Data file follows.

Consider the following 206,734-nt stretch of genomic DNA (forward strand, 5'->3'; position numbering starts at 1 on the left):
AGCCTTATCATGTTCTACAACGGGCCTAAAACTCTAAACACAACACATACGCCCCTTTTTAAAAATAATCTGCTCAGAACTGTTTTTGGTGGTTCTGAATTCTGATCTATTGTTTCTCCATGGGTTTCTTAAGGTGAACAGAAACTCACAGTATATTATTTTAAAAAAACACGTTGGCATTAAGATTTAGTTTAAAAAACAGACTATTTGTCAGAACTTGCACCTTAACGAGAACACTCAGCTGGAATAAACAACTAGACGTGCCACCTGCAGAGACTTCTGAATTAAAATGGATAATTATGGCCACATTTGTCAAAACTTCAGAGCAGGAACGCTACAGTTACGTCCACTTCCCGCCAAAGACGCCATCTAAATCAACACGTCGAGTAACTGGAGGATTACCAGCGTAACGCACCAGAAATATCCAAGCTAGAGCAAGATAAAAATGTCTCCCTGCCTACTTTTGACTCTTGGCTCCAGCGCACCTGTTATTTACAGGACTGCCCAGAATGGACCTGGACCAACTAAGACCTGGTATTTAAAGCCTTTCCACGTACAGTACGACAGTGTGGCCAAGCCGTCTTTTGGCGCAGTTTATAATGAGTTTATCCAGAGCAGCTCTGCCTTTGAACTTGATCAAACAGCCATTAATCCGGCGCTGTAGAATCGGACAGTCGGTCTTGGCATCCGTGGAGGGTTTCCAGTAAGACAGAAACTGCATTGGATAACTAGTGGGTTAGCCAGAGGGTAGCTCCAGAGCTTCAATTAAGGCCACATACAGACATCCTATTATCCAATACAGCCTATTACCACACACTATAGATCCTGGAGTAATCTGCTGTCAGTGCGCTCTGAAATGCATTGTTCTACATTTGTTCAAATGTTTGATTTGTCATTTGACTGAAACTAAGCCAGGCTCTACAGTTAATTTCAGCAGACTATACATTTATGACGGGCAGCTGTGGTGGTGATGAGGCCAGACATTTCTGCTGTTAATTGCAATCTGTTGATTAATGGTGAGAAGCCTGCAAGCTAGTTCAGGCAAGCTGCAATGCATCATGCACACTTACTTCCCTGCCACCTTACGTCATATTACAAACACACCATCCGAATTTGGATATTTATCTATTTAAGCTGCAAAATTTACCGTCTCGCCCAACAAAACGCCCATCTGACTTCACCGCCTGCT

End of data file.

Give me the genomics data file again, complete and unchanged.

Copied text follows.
Consider the following 206,734-nt stretch of genomic DNA (forward strand, 5'->3'; position numbering starts at 1 on the left):
AGCCTTATCATGTTCTACAACGGGCCTAAAACTCTAAACACAACACATACGCCCCTTTTTAAAAATAATCTGCTCAGAACTGTTTTTGGTGGTTCTGAATTCTGATCTATTGTTTCTCCATGGGTTTCTTAAGGTGAACAGAAACTCACAGTATATTATTTTAAAAAAACACGTTGGCATTAAGATTTAGTTTAAAAAACAGACTATTTGTCAGAACTTGCACCTTAACGAGAACACTCAGCTGGAATAAACAACTAGACGTGCCACCTGCAGAGACTTCTGAATTAAAATGGATAATTATGGCCACATTTGTCAAAACTTCAGAGCAGGAACGCTACAGTTACGTCCACTTCCCGCCAAAGACGCCATCTAAATCAACACGTCGAGTAACTGGAGGATTACCAGCGTAACGCACCAGAAATATCCAAGCTAGAGCAAGATAAAAATGTCTCCCTGCCTACTTTTGACTCTTGGCTCCAGCGCACCTGTTATTTACAGGACTGCCCAGAATGGACCTGGACCAACTAAGACCTGGTATTTAAAGCCTTTCCACGTACAGTACGACAGTGTGGCCAAGCCGTCTTTTGGCGCAGTTTATAATGAGTTTATCCAGAGCAGCTCTGCCTTTGAACTTGATCAAACAGCCATTAATCCGGCGCTGTAGAATCGGACAGTCGGTCTTGGCATCCGTGGAGGGTTTCCAGTAAGACAGAAACTGCATTGGATAACTAGTGGGTTAGCCAGAGGGTAGCTCCAGAGCTTCAATTAAGGCCACATACAGACATCCTATTATCCAATACAGCCTATTACCACACACTATAGATCCTGGAGTAATCTGCTGTCAGTGCGCTCTGAAATGCATTGTTCTACATTTGTTCAAATGTTTGATTTGTCATTTGACTGAAACTAAGCCAGGCTCTACAGTTAATTTCAGCAGACTATACATTTATGACGGGCAGCTGTGGTGGTGATGAGGCCAGACATTTCTGCTGTTAATTGCAATCTGTTGATTAATGGTGAGAAGCCTGCAAGCTAGTTCAGGCAAGCTGCAATGCATCATGCACACTTACTTCCCTGCCACCTTACGTCATATTACAAACACACCATCCGAATTTGGATATTTATCTATTTAAGCTGCAAAATTTACCGTCTCGCCCAACAAAACGCCCATCTGACTTCACCGCCTGCT